This is week three of the socialization period. This week the puppies have begun to learn and be shaped by other adult dogs in the household but especially mom.  Learning dog manners is a skill that can only be taught by other dogs! We always watch interactions with other dogs closely. Mom is really the best teacher as she will stop or pin puppies that are overly energetic or that aren't picking up on cues to settle down.  This interaction is important to learning good dog social skills. They are also learning how to use their teeth without causing damage.  They teach each other that lesson as they constantly mouth and play with each other.

We will give the puppies their Neopar vaccines this week.  Neopar helps develop immunity to Parvo--it is the only vaccine that is effective at this young age as these puppies still have passive immunity from nursing with mom.  Some vets prefer to give full immunizations at 6 weeks of age but shots at this early stage are less than 30% effective.  They have a much better immune response at 8 weeks. Our neonatal specialist recommends waiting until 8 weeks for full immmunization.  Parvo is the most prevalent puppy illness so getting a head start with Neopar is important.  We will talk more about vaccines in the take home information.

This week our puppies usually hit what is called a fear period.  This period can last only an hour or a few days.  We will take extra care to be sure that if they exhibit any fear towards anything we will scale back and individually help them overcome those fears slowly.  Yawning, crying, hiding or avoiding are all signs of fear in a puppy. This is also the week we begin "Manding" with the puppies.  Manding is teaching the puppy to sit to 'say please.'  This type of sit is not a cued behavior (we aren't asking them to sit), we are just instilling a natural instinct to settle down and sit calmly to get what they want.  It's a way for them to communicate with us in a polite way.  We simply approach them with a handful of soft treats and we give a treat to any puppy sitting quietly.  We ignore the puppies that are jumping and pawing us.  Eventually they all catch on that sitting nicely is what gets the reward.  Peer pressure is a great thing with puppies! By the end of this week they will all have caught on and will begin expressing this very desirable behavior whenever we approach the pen.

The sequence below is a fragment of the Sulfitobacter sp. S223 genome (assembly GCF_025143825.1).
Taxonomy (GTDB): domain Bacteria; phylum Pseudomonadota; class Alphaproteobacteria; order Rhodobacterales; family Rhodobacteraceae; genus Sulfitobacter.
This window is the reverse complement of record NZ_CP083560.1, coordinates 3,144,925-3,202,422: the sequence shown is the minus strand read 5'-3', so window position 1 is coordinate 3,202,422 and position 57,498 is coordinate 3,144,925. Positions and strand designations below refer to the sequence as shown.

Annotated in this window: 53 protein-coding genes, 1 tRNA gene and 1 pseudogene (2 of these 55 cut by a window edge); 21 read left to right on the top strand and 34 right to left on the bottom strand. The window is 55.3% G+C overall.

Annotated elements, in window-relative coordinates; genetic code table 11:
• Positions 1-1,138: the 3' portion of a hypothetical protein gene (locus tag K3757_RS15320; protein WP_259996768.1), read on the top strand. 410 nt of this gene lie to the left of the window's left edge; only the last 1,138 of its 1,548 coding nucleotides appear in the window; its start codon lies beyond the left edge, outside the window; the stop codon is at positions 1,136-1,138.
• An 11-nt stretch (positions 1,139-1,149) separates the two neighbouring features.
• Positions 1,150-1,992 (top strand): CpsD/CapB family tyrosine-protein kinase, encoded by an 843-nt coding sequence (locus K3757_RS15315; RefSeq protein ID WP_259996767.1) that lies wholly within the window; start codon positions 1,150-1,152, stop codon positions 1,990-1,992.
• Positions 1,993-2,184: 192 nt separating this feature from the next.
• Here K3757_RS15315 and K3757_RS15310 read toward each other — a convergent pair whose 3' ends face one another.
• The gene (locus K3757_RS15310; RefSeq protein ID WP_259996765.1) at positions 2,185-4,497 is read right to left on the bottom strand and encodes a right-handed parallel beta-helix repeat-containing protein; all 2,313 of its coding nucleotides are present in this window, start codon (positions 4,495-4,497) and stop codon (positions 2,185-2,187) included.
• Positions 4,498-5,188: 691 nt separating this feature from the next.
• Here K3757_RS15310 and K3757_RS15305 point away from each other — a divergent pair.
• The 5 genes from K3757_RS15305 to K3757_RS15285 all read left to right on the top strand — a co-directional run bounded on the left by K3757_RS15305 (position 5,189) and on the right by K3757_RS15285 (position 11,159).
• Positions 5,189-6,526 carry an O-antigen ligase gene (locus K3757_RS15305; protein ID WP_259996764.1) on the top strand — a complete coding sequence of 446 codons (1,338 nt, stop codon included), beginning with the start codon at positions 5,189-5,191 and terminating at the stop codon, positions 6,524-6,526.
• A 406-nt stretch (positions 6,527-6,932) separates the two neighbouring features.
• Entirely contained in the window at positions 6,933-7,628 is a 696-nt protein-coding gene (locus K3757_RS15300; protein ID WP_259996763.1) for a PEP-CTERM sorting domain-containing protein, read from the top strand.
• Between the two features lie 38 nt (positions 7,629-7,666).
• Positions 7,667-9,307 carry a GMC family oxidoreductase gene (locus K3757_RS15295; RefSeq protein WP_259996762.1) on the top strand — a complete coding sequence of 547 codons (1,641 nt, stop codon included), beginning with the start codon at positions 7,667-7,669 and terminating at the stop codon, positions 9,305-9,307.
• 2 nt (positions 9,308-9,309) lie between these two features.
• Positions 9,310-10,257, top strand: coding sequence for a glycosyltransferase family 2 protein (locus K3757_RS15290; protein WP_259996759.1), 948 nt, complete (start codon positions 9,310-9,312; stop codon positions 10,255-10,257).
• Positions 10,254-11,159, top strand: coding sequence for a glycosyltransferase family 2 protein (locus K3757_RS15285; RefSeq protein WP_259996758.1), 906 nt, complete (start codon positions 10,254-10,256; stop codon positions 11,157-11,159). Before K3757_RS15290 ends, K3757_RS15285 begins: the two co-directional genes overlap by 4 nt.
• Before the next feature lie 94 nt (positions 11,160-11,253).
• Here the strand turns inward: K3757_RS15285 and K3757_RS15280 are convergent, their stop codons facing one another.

The puppies had their first barrier challenge this past week.  For a mental challenge that encourages problem solving and stress tolerance, we introduce a barrier that they have to navigate to get to their food.  It can be as simple as putting their food around a corner at first. We allow each puppy to negotiate the challenge at their own pace and we watch each puppy to make sure they successfully navigate to their food before we make things harder.